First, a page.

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A mansion at 45 Montgomery Place in Park Slope set a record for the neighborhood when it sold for $10,775,000 last month. It previously sold for $6,050,000 in 2006 and was asking $14,000,000 in 2013.

It is one of several houses in Park Slope asking more than $10,000,000 in the last two years, but the first to sell above that figure.

The 1890s house was designed by C.P.H. Gilbert and Babb, Cook & Willard, and sits half a block from Prospect Park, as we noted when it was a House of the Day in 2013. It has a dramatic round center staircase, a round dining room, butler’s pantry, servant’s quarters, an office suite with a gym, bathrooms with marble and patterned tile, an original Otis elevator, two La Cornue stoves as well as a Blue Star stove, and three Meile dishwashers.

The one-family house has 7,660 square feet and is 30.5 feet wide by 65 feet long. It sits on a lot that measures 30.5 feet by 87.92 feet.

It is the third most expensive townhouse sale in Brooklyn. In Brooklyn Heights, 70 Willow Street sold for $12,500,000 and 212 Columbia Street sold for $11,000,000, both in 2012.

Other pricey Park Slope mansions still looking for buyers include the former home of Jennifer Connelly at 17 Prospect Park West, asking $14,000,000; 105 8th Avenue, asking $13,000,000, down from $25,000,000; and the Foer-Krauss house at 646 2nd Street, now asking $13,000,000, down from $14,500,000.

Curbed was the first to write about the sale, which hit public records yesterday.

Listings have gone up for four new-construction red brick townhouses at 274-280 Hawthorne Street in Prospect Lefferts Gardens, and they range in price from $1,495,000 to $1,695,000. The least expensive of the bunch, 278 Hawthorne Street, is already in contract, according to the listing. Contracts have been sent out on two others, leaving only the most expensive one, No. 274, according to a commenter on Curbed, which was the first to write about the listings.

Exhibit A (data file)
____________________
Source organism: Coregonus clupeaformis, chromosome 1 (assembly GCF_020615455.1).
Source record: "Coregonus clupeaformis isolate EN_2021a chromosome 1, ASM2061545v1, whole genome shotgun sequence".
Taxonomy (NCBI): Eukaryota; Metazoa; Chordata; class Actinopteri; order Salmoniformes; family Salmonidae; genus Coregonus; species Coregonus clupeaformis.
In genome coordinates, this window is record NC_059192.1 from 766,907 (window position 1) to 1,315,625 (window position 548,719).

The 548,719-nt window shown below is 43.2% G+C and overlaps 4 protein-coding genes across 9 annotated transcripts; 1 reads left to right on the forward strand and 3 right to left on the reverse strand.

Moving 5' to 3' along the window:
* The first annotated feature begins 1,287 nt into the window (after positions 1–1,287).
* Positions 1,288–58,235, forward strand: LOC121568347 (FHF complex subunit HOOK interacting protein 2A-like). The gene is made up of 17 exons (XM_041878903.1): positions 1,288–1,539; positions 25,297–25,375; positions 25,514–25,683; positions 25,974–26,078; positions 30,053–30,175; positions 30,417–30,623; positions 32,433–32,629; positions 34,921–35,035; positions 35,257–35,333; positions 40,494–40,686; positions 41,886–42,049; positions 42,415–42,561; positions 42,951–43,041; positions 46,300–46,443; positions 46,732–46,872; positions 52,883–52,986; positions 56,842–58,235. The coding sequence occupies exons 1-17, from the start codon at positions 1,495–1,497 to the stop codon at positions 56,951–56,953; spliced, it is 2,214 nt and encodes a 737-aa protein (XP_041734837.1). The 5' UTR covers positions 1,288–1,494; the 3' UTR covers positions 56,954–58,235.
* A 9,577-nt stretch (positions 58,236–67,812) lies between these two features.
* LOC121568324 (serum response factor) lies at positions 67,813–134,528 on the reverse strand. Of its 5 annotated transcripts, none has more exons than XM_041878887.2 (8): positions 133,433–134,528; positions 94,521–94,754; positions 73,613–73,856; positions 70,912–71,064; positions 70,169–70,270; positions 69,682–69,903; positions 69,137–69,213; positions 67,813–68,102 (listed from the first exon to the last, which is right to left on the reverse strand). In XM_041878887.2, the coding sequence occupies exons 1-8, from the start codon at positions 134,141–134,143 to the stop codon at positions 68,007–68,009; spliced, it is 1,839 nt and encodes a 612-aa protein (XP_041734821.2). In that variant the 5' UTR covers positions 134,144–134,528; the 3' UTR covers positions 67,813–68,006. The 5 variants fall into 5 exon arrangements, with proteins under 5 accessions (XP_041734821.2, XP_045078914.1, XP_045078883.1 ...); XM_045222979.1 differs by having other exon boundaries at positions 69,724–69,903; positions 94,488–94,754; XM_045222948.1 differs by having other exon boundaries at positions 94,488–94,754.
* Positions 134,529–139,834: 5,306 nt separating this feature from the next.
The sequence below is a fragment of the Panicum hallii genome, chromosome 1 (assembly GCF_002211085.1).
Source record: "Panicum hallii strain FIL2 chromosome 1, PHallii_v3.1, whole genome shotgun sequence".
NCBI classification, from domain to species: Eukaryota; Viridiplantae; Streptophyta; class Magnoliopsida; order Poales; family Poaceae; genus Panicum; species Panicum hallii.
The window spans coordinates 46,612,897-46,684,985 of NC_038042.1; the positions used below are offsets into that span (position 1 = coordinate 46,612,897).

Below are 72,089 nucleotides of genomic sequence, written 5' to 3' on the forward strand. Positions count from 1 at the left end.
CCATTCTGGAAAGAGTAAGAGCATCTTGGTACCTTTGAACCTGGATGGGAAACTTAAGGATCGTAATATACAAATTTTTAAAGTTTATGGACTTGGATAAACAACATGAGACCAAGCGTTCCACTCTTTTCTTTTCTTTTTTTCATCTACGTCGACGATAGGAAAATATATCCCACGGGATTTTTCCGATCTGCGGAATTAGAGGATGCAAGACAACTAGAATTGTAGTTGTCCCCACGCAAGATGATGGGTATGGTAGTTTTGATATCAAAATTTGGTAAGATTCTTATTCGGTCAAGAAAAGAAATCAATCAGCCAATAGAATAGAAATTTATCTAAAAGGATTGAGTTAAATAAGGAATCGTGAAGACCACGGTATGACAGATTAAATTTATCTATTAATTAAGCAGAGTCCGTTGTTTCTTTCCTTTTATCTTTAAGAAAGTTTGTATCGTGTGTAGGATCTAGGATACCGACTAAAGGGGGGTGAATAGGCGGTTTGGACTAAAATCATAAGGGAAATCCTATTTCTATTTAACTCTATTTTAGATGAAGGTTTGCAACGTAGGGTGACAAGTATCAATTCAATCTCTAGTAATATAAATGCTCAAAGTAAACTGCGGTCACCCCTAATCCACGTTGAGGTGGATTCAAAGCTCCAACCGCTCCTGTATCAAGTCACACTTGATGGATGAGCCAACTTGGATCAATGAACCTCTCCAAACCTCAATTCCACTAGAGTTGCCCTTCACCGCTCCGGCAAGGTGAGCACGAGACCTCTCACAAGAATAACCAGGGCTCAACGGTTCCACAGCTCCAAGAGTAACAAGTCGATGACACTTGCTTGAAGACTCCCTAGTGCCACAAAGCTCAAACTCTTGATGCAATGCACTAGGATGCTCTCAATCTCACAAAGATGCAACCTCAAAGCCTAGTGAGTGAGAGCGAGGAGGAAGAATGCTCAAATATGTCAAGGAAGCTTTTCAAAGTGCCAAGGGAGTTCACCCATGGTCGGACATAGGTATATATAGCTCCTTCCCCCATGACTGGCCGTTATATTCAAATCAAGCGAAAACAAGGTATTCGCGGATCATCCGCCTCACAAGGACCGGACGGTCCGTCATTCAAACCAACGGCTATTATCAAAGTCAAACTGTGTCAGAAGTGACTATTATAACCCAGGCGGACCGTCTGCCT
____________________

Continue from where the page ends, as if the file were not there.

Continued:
At $1,495,000, the price of No. 278 is competitive with a 19th century house in the neighborhood in tip-top condition, but the other three are more expensive. All the houses have three units: An owner’s garden duplex (or triplex, if you count cellar space) that takes up one and a half floors, a half-floor one-bedroom rental, and a top floor three-bedroom rental. There is also outdoor space with each unit and parking for two cars in front.

We think the simple and modern design inside and out is easy on the eyes and fits in reasonably well with the neighborhood. Click through to see more pics. What do you think of the design and the prices?

274 Hawthorne Street Listing [Corcoran]
New Lefferts Garden Houses Drop Terrible Name, Ask $1.5M-Plus [Curbed]
Images by Corcoran

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Community Board 8’s Housing Committee greenlighted plans for two single-family passive-house townhouses on a small empty plot zoned for industrial at 8-10 Underhill Avenue. The property used to be a moving company and needed approvals because it’s zoned M-1.

Each house will have three stories and 2,400 square feet of space, according to building applications filed and disapproved in August. The townhouses will be narrow at only 15 feet wide each, since the property is only 30 feet wide. Their neighbors will be a self-storage company and an apartment building. Fractal Architecture is designing the project, and the owners are Post Industrial Thinking LLC, according to permits. The LLC purchased the 2,400-square-foot lot last year for $425,000.